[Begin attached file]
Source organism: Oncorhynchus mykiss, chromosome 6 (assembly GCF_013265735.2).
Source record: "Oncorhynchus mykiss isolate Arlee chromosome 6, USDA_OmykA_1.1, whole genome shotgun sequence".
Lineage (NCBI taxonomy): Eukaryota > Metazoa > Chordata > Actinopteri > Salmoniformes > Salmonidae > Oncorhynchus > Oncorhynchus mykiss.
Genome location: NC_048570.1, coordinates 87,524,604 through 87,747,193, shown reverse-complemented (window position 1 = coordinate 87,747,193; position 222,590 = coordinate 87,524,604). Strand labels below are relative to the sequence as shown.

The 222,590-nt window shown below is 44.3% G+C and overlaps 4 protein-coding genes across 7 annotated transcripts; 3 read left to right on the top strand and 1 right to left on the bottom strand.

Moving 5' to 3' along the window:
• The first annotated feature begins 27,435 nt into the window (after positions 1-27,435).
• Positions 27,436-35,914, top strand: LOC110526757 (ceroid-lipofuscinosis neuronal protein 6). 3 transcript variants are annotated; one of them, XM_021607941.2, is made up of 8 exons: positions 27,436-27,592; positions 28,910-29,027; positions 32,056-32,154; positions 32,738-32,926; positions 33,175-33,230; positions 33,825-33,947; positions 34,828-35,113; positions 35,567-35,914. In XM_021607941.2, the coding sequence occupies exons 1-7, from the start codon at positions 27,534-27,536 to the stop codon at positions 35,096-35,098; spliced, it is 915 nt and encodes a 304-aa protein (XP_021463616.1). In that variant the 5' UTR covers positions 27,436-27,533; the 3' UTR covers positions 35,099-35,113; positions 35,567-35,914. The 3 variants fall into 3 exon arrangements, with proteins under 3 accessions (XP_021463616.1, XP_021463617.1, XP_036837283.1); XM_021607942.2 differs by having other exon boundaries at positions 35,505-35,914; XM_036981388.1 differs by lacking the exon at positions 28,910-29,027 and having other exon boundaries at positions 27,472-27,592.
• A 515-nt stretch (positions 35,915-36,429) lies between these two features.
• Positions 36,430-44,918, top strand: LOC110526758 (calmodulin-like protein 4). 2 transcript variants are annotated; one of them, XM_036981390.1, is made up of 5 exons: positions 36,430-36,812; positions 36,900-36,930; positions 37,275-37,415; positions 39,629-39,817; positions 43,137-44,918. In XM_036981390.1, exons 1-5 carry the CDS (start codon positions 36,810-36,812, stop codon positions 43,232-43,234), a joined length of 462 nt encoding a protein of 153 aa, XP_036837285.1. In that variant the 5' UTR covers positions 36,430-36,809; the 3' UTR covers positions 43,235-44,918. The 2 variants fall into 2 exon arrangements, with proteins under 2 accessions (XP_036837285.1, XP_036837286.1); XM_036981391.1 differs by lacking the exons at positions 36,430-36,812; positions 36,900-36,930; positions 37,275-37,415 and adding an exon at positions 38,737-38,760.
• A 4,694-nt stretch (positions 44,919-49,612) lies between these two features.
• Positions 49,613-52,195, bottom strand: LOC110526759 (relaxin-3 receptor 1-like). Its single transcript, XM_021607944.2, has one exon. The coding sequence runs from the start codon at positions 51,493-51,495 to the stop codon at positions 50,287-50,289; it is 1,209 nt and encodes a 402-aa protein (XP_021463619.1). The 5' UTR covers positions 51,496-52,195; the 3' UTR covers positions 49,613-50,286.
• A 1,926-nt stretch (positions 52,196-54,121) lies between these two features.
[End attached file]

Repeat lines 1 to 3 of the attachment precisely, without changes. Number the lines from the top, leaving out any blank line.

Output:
Source organism: Oncorhynchus mykiss, chromosome 6 (assembly GCF_013265735.2).
Source record: "Oncorhynchus mykiss isolate Arlee chromosome 6, USDA_OmykA_1.1, whole genome shotgun sequence".
Lineage (NCBI taxonomy): Eukaryota > Metazoa > Chordata > Actinopteri > Salmoniformes > Salmonidae > Oncorhynchus > Oncorhynchus mykiss.